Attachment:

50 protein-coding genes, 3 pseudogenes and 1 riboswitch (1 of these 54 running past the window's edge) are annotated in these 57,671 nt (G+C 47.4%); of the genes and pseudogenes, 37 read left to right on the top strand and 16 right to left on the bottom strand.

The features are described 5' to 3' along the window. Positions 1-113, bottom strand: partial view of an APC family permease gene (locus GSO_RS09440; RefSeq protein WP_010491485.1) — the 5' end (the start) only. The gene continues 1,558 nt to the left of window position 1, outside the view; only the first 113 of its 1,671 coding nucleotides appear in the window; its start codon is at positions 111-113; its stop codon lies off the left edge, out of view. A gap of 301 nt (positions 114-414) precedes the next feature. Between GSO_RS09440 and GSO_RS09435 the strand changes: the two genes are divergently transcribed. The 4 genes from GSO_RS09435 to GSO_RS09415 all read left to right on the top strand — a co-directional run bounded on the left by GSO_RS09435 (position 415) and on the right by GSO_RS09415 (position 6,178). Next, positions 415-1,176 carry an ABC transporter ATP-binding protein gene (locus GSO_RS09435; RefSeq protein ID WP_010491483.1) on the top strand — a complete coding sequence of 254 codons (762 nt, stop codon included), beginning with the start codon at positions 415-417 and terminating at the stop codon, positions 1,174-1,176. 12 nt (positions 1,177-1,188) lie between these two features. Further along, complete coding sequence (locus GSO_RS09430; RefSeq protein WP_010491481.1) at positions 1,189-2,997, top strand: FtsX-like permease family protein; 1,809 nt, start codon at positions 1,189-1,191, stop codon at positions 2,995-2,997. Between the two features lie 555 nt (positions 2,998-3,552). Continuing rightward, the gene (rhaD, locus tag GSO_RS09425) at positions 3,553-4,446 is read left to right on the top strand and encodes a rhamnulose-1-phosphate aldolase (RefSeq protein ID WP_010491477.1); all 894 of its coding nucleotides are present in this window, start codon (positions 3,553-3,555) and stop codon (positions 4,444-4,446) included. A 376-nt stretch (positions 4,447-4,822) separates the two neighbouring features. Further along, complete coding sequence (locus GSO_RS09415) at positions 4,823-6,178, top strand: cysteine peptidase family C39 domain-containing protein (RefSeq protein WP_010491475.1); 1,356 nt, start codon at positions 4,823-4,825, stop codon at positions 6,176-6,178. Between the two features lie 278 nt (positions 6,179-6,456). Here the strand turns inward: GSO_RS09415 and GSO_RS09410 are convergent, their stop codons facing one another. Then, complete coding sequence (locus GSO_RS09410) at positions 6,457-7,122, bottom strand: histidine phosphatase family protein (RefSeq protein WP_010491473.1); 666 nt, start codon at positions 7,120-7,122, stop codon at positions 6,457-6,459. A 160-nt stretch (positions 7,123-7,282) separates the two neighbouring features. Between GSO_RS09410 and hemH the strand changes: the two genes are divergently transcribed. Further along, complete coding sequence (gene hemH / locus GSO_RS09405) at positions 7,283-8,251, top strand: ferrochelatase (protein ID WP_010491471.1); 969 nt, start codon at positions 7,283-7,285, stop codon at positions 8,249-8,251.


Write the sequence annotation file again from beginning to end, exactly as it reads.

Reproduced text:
50 protein-coding genes, 3 pseudogenes and 1 riboswitch (1 of these 54 running past the window's edge) are annotated in these 57,671 nt (G+C 47.4%); of the genes and pseudogenes, 37 read left to right on the top strand and 16 right to left on the bottom strand.

The features are described 5' to 3' along the window. Positions 1-113, bottom strand: partial view of an APC family permease gene (locus GSO_RS09440; RefSeq protein WP_010491485.1) — the 5' end (the start) only. The gene continues 1,558 nt to the left of window position 1, outside the view; only the first 113 of its 1,671 coding nucleotides appear in the window; its start codon is at positions 111-113; its stop codon lies off the left edge, out of view. A gap of 301 nt (positions 114-414) precedes the next feature. Between GSO_RS09440 and GSO_RS09435 the strand changes: the two genes are divergently transcribed. The 4 genes from GSO_RS09435 to GSO_RS09415 all read left to right on the top strand — a co-directional run bounded on the left by GSO_RS09435 (position 415) and on the right by GSO_RS09415 (position 6,178). Next, positions 415-1,176 carry an ABC transporter ATP-binding protein gene (locus GSO_RS09435; RefSeq protein ID WP_010491483.1) on the top strand — a complete coding sequence of 254 codons (762 nt, stop codon included), beginning with the start codon at positions 415-417 and terminating at the stop codon, positions 1,174-1,176. 12 nt (positions 1,177-1,188) lie between these two features. Further along, complete coding sequence (locus GSO_RS09430; RefSeq protein WP_010491481.1) at positions 1,189-2,997, top strand: FtsX-like permease family protein; 1,809 nt, start codon at positions 1,189-1,191, stop codon at positions 2,995-2,997. Between the two features lie 555 nt (positions 2,998-3,552). Continuing rightward, the gene (rhaD, locus tag GSO_RS09425) at positions 3,553-4,446 is read left to right on the top strand and encodes a rhamnulose-1-phosphate aldolase (RefSeq protein ID WP_010491477.1); all 894 of its coding nucleotides are present in this window, start codon (positions 3,553-3,555) and stop codon (positions 4,444-4,446) included. A 376-nt stretch (positions 4,447-4,822) separates the two neighbouring features. Further along, complete coding sequence (locus GSO_RS09415) at positions 4,823-6,178, top strand: cysteine peptidase family C39 domain-containing protein (RefSeq protein WP_010491475.1); 1,356 nt, start codon at positions 4,823-4,825, stop codon at positions 6,176-6,178. Between the two features lie 278 nt (positions 6,179-6,456). Here the strand turns inward: GSO_RS09415 and GSO_RS09410 are convergent, their stop codons facing one another. Then, complete coding sequence (locus GSO_RS09410) at positions 6,457-7,122, bottom strand: histidine phosphatase family protein (RefSeq protein WP_010491473.1); 666 nt, start codon at positions 7,120-7,122, stop codon at positions 6,457-6,459. A 160-nt stretch (positions 7,123-7,282) separates the two neighbouring features. Between GSO_RS09410 and hemH the strand changes: the two genes are divergently transcribed. Further along, complete coding sequence (gene hemH / locus GSO_RS09405) at positions 7,283-8,251, top strand: ferrochelatase (protein ID WP_010491471.1); 969 nt, start codon at positions 7,283-7,285, stop codon at positions 8,249-8,251.